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Client Alert

June 3, 2020

Avoiding an Ambiguous Hold Harmless Clause: What Every Lender Should Consider

Lenders rely on indemnification and hold harmless provisions in commitment and engagement letters to protect against claims that may be brought not only by third parties but by borrowers and their affiliates as well.   Such provisions are often standard in lender letters without much room for negotiation or further review. However, a case out of the United States District Court for the Southern District of New York last summer highlights potential language ambiguities lenders should consider, especially in light of the current market uncertainty.  And lenders may want to incorporate recommended revisions to form language in order to protect against such risks. 

The Case:  Stephens Inc. v. Flexiti Financial Inc.

In July of 2019, a United States District Court for the Southern District of New York (the “Court”) found hold harmless language, located within an indemnification provision of an engagement letter, to be ineffective as a general bar against liability.[1] 

The case, Stephens Inc. v. Flexiti Financial Inc., involved a breach of contract claim in the context of a merger and acquisition transaction.  The Defendant, Flexiti Financial Inc. (“Flexiti”), had engaged Plaintiff, Stephens Inc. (“Stephens”), to act as financial advisor with respect to an acquisition, and the parties executed an engagement letter.  Flexiti ultimately refused to pay Stephens for its advising services, thus spurring Stephens to file suit.  Flexiti brought two counterclaims against Stephens, which Stephens moved to dismiss.  In particular, Stephens pointed to the three-page indemnification rider that was an exhibit to the engagement letter, which stated that “[N]o Indemnified Person shall have any liability to [Flexiti] for or in connection with the Agreement, except for liability for Damages which are finally, judicially determined to have resulted directly from the gross negligence or willful misconduct of the Indemnified Person.”[2]  While the Court agreed that in isolation the language purports to bar the liability of “Indemnified Persons” in general, it further reasoned that the provision must be read within the context of its location within the engagement letter.  The Court was “not persuaded that a general limitation of liability – significantly limiting Stephen’s liability to Flexiti in connection with its performance under the Contract – would be situated in the midst of the indemnification rider, as opposed to the agreement proper.”[3]  Accordingly, the Court construed the hold harmless language to limit Stephen’s liability to Flexiti only with respect to claims for which Flexiti had agreed to indemnify Stephens under the indemnification rider and not as a general limitation on liability.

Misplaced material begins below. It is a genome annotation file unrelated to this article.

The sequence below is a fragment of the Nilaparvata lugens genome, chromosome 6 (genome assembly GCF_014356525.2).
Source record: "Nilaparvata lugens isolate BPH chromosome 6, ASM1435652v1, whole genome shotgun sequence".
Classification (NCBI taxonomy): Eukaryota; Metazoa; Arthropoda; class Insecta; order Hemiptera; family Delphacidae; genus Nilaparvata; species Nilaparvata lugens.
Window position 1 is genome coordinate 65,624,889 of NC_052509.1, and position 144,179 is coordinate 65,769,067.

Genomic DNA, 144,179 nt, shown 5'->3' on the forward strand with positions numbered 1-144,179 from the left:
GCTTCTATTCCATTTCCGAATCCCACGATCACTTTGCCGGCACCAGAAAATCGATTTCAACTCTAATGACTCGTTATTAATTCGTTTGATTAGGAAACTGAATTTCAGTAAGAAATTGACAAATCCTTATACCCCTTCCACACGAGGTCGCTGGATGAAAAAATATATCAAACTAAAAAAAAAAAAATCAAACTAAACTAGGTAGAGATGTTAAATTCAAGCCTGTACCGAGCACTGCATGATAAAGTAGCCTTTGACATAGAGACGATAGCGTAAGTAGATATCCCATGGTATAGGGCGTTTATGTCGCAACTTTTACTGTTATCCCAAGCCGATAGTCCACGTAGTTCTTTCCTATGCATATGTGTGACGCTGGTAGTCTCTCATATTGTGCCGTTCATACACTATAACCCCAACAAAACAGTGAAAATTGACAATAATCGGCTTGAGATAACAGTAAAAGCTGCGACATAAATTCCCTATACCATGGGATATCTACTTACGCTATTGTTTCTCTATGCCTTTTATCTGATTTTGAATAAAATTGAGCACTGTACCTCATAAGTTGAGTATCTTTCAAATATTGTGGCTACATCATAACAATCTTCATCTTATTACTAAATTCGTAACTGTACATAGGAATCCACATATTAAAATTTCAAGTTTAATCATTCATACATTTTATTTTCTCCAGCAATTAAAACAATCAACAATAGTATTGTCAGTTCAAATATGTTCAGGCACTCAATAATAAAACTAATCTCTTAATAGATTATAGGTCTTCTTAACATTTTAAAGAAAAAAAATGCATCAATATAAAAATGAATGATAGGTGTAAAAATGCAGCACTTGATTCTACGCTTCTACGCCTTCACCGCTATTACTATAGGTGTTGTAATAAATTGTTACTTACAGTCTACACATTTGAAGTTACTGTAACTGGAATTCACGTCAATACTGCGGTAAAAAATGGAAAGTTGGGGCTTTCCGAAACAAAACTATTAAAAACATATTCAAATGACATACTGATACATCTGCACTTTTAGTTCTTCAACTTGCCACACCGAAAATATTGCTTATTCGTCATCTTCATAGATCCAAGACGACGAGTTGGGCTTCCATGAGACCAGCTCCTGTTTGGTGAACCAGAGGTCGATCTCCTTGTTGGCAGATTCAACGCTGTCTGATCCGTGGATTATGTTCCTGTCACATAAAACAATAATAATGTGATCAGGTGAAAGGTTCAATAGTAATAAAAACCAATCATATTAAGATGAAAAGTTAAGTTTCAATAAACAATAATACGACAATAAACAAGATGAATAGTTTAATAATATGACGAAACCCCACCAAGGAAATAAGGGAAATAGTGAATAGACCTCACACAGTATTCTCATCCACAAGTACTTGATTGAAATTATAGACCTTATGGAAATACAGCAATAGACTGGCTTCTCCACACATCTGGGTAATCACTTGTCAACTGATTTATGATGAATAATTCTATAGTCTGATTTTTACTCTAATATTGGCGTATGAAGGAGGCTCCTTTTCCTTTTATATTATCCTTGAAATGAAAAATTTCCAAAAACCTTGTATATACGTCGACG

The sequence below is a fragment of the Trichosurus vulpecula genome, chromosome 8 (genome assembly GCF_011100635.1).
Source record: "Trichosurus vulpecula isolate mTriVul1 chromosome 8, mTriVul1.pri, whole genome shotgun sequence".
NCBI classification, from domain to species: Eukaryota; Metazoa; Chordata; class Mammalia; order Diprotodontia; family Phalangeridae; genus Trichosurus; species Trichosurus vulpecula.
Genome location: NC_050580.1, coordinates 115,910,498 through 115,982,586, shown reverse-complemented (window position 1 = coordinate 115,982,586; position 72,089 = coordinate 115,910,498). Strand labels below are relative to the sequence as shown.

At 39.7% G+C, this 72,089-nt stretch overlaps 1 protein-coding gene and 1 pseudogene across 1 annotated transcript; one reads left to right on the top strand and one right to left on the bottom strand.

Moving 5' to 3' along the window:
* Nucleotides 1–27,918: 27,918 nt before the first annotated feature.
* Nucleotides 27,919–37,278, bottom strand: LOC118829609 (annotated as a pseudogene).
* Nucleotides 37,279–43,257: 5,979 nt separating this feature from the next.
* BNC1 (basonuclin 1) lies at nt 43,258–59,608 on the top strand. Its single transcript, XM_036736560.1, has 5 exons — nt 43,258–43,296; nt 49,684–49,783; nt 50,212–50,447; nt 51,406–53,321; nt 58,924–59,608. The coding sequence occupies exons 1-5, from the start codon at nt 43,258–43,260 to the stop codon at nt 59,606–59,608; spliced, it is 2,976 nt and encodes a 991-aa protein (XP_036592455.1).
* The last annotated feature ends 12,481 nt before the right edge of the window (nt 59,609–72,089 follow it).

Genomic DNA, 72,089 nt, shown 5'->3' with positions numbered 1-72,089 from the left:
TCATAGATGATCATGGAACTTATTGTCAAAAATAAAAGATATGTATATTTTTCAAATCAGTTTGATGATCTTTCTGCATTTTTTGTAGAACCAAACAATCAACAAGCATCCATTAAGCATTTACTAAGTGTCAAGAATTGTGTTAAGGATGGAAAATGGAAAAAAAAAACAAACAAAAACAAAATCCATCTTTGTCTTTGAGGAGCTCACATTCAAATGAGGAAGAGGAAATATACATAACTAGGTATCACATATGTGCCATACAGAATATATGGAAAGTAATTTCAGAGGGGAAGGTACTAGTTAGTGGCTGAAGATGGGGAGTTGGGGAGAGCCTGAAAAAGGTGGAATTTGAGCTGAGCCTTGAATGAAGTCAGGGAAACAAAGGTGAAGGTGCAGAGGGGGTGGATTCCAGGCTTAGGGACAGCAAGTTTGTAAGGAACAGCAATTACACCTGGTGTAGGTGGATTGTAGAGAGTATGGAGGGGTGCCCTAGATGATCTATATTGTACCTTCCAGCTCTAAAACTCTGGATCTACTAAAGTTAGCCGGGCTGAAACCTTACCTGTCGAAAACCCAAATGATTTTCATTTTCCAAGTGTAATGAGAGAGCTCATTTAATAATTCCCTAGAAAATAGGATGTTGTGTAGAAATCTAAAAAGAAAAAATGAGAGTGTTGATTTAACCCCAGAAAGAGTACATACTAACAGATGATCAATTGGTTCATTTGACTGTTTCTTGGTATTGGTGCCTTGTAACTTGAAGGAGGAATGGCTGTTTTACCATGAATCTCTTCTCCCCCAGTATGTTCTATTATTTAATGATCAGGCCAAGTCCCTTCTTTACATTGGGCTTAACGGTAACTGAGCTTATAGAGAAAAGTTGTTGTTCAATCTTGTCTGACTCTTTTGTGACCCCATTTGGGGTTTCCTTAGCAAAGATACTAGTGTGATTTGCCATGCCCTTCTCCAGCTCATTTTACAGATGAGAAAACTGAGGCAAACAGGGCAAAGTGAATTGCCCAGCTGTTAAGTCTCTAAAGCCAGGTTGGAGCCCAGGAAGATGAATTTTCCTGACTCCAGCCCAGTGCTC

Several practical lessons can be gleaned from the Court’s ruling in Stephens Inc. v. Flexiti Financial Inc. 

First, hold harmless language, limiting a lender’s liability to its borrower and related parties, should be placed separate and apart from any indemnification provision, preferably with each having its own section in a commitment or engagement letter.  Second, the hold harmless language should clearly indicate which claims are barred. The barred claims should not be identified or cross referenced as “indemnification claims”. Instead, they should be defined broadly to include any and all types of claims. Finally, the hold harmless section should provide a clear statement describing who cannot bring a claim, meaning – against whom the lender does not have liability.  This list of barred claimants, at a minimum, should include the borrower, the borrower’s affiliates, the borrower’s creditors and any other third-party beneficiary. 

There has been some recent movement by lenders to re-examine the hold harmless language in their forms of commitment and engagement letters. The team at King & Spalding is here to assist with this type of analysis and provide practical recommendations for language revisions. We will continue to monitor practical applications and any case law surrounding this important lender issue.

[1] See Stephens Inc. v. Flexiti Financial. Inc., No. 18-CV-8185 (JPO), 2019 WL 2725627 (S.D.N.Y. July 1, 2019).

[2] Id.  

[3] Id.